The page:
Filed under: Politics
Ok, things will probably go a little quiet for a few days on here, while I pull together the Liberty Central portal, but as I said last night, the techie bit a relatively straightforward, the more pressing need is content, and content needs some structure if it going to make sense, which is that this piece is about.
My thinking is that we need to start out with four defined main sections to the site as follows:
News – with subsections for both specific campaign news and more general new alerts on new developments i.e. keeping up with what the politicos are up to in the Commons/Lords
Themes – with subsections for articles on the key issues of the campaign which, at the outset are likely, I think, to be:
Bill of Rights
Devolved Government & Local Democracy
Reforming the State
These are all working titles and additional sections can easily be added, but as a baseline a new constitutional settlement must tackle the overall framework of a new UK constitution, Bill of Rights, the separation of powers between the executive, legislature and judiciary, reform of the electoral system, the role, function and composition of a second chamber, the parameters of devolved government and local democracy, the judicial and legal system (including policing) and, under reforming the state, the relationship between government, Parliament and the machinery of state, i.e. the Civil Service, Quangos, etc.
At this early stage people should openly put their ideas and thoughts on the table but recognise that this necessarily will mean that they will read things that they both agree with and disagree with – we need to identify the consensus points and where the difference of opinion lie and that can only be done is we are open in our views to begin with. We must remember that we will not agree with everything that’s said at this early stage but that’s important that people are able to voice their views openly and without rancour.
I don’t doubt that as we brainstorm ideas the right will see things which they see as ‘too socialist’ and the left see things they perceive to the ‘too right-wing’, and we will all see things we think are potentially unworkable – none of that matters for now, we need the ideas to start with and from there we can begin to debate and sift what we have to bring us eventually to a reasonably cohesive programme.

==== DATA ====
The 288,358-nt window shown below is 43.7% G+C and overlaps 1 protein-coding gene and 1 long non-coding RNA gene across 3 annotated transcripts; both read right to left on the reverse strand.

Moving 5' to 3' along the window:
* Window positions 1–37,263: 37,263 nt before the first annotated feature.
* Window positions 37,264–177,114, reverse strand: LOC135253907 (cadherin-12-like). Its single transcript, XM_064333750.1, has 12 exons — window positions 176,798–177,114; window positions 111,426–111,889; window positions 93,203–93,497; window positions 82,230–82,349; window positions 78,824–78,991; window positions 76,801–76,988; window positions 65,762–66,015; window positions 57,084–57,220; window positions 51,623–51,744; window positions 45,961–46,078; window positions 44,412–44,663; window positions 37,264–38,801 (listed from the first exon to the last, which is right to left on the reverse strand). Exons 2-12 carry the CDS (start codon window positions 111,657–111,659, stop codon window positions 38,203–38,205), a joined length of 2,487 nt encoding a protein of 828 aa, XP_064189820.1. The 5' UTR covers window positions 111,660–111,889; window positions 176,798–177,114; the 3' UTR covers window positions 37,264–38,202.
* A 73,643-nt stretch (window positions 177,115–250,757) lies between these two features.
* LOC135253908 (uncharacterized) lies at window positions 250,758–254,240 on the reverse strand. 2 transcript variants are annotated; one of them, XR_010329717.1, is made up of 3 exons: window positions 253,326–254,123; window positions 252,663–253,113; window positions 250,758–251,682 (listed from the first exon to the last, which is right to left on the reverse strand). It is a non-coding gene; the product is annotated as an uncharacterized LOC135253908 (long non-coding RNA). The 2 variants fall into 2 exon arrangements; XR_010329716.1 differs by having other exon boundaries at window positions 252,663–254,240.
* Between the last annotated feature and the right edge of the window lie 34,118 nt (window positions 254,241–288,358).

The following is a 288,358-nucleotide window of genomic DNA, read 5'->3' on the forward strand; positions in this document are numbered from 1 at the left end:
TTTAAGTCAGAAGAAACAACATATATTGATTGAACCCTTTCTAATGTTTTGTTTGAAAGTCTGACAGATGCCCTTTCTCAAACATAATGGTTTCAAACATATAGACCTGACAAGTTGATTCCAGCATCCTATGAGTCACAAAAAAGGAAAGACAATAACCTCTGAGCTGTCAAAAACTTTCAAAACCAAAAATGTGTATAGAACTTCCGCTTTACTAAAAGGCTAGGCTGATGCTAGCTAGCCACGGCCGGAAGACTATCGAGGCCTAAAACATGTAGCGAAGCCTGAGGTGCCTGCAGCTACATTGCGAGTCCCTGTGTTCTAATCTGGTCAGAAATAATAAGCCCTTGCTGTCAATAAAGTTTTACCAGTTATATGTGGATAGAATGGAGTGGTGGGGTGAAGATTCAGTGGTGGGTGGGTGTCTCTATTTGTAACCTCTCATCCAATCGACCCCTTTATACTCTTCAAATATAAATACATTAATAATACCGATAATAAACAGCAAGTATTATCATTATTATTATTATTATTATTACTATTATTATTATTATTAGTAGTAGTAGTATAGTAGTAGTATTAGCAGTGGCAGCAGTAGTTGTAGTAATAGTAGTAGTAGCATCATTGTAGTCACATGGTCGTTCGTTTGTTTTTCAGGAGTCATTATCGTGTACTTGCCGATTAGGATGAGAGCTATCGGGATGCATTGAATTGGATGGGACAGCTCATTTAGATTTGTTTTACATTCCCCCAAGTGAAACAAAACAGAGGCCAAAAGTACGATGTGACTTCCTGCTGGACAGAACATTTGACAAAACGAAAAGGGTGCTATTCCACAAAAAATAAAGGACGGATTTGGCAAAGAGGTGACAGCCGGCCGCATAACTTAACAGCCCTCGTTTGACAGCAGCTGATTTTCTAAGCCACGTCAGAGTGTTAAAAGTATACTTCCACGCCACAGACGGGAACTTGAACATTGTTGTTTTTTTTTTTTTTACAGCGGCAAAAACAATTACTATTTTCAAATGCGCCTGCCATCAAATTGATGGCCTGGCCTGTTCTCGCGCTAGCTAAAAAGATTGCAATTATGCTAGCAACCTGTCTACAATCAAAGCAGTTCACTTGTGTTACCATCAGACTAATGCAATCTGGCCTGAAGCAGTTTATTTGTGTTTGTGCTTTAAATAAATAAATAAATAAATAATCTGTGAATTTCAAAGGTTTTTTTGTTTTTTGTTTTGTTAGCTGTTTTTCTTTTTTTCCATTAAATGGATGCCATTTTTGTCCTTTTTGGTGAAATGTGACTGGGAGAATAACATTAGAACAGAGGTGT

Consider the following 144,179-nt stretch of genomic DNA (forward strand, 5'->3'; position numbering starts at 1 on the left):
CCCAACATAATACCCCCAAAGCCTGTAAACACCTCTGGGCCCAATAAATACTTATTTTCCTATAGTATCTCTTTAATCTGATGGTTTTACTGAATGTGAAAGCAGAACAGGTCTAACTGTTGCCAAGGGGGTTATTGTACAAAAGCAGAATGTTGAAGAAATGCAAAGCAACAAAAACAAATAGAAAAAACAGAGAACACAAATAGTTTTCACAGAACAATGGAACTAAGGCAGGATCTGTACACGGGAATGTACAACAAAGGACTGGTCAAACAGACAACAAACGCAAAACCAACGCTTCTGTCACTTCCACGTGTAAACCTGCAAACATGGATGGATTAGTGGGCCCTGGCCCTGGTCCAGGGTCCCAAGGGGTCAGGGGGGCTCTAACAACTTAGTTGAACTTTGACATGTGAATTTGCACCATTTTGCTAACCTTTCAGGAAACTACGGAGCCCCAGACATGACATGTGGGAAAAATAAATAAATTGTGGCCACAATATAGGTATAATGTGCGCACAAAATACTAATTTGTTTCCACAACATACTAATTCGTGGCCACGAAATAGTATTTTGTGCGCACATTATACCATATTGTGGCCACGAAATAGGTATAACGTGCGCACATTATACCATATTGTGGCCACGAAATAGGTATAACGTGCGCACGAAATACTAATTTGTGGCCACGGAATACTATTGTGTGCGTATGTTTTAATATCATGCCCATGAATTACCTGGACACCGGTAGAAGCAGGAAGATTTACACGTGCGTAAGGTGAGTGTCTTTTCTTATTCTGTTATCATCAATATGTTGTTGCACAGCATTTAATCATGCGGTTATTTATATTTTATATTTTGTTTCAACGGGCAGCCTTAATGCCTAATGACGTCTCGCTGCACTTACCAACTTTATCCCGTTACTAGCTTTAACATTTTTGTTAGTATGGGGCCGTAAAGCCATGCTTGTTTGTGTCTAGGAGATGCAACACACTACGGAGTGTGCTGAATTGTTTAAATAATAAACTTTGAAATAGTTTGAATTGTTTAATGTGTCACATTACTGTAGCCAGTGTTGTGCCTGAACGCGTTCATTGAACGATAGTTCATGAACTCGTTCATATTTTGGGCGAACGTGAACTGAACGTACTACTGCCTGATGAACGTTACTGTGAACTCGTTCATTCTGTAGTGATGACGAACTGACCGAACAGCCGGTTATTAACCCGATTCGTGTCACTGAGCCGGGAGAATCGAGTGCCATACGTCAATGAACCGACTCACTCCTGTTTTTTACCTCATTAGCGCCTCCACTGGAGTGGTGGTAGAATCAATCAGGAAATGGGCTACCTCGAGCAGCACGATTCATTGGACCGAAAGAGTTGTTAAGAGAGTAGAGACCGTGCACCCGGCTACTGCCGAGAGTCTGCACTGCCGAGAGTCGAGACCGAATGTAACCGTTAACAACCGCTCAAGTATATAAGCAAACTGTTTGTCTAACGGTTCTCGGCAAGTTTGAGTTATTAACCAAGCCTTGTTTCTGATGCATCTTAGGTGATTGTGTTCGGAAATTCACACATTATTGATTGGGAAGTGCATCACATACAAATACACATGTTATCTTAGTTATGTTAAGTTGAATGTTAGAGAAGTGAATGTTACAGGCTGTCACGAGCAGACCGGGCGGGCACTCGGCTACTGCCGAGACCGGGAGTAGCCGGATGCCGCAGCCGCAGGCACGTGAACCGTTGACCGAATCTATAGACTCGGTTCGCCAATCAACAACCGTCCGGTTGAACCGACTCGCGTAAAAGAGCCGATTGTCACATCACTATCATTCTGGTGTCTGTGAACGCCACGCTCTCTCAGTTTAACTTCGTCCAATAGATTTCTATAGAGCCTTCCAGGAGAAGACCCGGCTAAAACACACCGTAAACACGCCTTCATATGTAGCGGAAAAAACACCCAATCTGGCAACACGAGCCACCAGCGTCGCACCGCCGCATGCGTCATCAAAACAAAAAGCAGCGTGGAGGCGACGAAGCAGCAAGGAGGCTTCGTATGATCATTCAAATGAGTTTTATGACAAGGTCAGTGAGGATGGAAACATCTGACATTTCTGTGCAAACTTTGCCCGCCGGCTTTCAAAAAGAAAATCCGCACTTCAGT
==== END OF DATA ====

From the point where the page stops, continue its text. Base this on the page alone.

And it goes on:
Over time we will come to positions on which there is consensus and which every feels can be taken forward; there will be points on which there is disagreement but on which a compromise position can be found and there will be points on which we can’t agree, in which case we have the option of putting those matters to one side or putting forward the different positions as options for future debate. There is, as I see it, nothing wrong with openly admitting that on a particular issue there is no consensus but there are options which reflect differing viewpoints and setting out those views fairly and honestly.
This is about liberty and about democracy, so on issues we cannot ignore but on which we cannot reach a common view, the right thing to do is outline the options and leave the final choice to the people of the country and to a democratic decision by the people.
This is, I think, important but needs to be done carefully. One of the factors that most strongly reinforces authoritarian tendencies in government is the idea, pitched relentlessly by the media, that differences of opinion and debate equal ‘splits’ and that any political grouping that fails to subscribe to the concept of ‘Ein Volk, Ein Reich’ is automatically unelectable. We need to move beyond that and take a pluralist position which says clearly that there are differing view and opinions on some issues, one that can and should be debated openly and maturely and the place to settle those differences is in the ballot box and not be the edict of political leaders.